...The annual campus calendar made available by the Publications Office contains an error in the month of April. Wednesday, April 5 states that classes are on a Monday schedule, which is false. New copies of April only are now available on the pick-up shelves in the Print Shop.

...There will be a member of Facilities Operations available this Monday - Friday from 1 - 2:30 p.m. in the Route 32 parking lot (#25) to assist students in removing cars which have been trapped by snow. Please spread the word, and call the office at x3300 with any questions.

...The Office of Administration reports that the cold temperatures and mass of snow have nearly brought construction to a standstill. The monthly BUILDING BLOCKS column will resume in News Pulse when applicable.

...The Admissions Office has provided application and deposit deadlines for Fall 2000. Refer to the following chart, but remember these dates are subject to change without notice.


Awards, Honors, and Recognition

Keqin Li (Mathematics &Computer Science) is listed in the millennium edition of Who's Who in Science and Engineering.



Sai Jambunathan (Elementary Education) co-authored an abstract, "Relationships Between Housing, Neighborhood, Parenting Attitudes, and Child Competency: A Pilot Study," which has been published in the Annual American Association of Housing Educators Book of Abstracts. He also co-authored an article, "Comparisons of Parenting Attitudes Across Five Ethnic Groups Living in the United States," which has been accepted for publication in the Journal of Comparative Family Studies.

Ronald Knapp (Geography) is a co-translator of two recent books on village vernacular architecture in China Zhifeng Villageand Tangyue Village in the Ancient Architecture of Huizhou Series, published by Southeast University Press in Nanjing, China. He is also the author of a chapter, "At Home in China: Domain of Propriety, Repository of Heritage," in Living Heritage: Vernacular Environment in China, edited by Kai-Yin Lo and Puay-Peng Ho, and published in 1999 by Yungmingtang, Hong Kong.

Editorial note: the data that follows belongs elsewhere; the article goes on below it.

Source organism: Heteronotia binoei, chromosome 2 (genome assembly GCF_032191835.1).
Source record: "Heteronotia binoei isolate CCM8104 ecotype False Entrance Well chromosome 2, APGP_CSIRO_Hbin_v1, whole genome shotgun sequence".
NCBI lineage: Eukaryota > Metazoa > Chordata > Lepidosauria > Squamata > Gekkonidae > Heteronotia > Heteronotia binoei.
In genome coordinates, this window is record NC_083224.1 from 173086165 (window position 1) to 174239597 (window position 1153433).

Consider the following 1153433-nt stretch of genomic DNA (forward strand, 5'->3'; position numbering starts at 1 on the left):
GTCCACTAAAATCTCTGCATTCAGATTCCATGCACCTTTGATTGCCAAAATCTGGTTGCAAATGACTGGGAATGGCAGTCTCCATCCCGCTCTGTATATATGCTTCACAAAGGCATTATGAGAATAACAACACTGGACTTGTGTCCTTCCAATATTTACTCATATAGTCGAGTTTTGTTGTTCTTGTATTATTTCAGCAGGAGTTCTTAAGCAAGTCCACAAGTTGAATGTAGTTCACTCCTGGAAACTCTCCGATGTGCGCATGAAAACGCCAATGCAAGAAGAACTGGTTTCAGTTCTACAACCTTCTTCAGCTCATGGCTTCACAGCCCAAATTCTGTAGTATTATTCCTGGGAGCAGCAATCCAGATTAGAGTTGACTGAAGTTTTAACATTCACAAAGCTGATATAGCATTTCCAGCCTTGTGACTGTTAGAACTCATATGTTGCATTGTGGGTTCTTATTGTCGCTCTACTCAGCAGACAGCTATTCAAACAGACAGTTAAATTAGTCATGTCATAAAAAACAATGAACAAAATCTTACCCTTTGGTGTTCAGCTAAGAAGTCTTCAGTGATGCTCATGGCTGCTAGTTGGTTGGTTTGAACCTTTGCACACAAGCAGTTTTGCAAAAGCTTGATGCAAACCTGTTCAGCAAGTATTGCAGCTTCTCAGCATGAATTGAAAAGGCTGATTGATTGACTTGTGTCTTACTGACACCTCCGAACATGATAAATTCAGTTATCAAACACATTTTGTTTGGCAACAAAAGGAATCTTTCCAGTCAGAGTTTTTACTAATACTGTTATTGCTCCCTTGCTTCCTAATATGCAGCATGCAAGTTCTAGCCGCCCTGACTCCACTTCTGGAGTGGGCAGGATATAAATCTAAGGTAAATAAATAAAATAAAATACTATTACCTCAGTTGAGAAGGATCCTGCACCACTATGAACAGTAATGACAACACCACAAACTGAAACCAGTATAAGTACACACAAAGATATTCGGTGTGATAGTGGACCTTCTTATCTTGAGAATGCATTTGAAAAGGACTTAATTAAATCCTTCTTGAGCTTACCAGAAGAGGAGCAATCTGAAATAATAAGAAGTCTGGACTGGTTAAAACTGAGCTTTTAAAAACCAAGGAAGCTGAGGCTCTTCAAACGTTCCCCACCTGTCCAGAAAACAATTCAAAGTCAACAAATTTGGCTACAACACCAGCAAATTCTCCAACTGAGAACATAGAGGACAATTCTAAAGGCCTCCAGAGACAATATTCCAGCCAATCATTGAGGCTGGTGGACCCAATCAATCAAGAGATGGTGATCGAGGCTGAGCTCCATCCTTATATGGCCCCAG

George Schnell, professor emeritus of geography, and Mark Monmonier of Syracuse University presented a paper titled "Municipal Boundaries and the Idea of Place" at the Pennsylvania Geographical Society Annual Meeting, held last fall in Indiana, Pennsylvania. Additionally, Schnell published an article, "A Population Geography of Pennsylvania's Northeast: A Region of Contrasts," in that organization's 1998 annual meeting proceedings, which were published in October.



At the Annual Meeting of the Middle States Division, Association of American Geographers, held last fall in Pennsylvania, Jo Margaret Mano (Geography) chaired a session on Europe and presented a paper titled "Growth Versus Green Belt: The Horns of a U.K. Planning Dilemma." Mano serves on the executive council as acting treasurer for the Middle States Division and also edits its newsletter. Additionally, she was an invited speaker at the 19th Annual Conference of the Long Island Council for the Social Studies, recently held in Melville. At this assembly, she presented a workshop titled "Using Maps to Integrate Geography and Global History."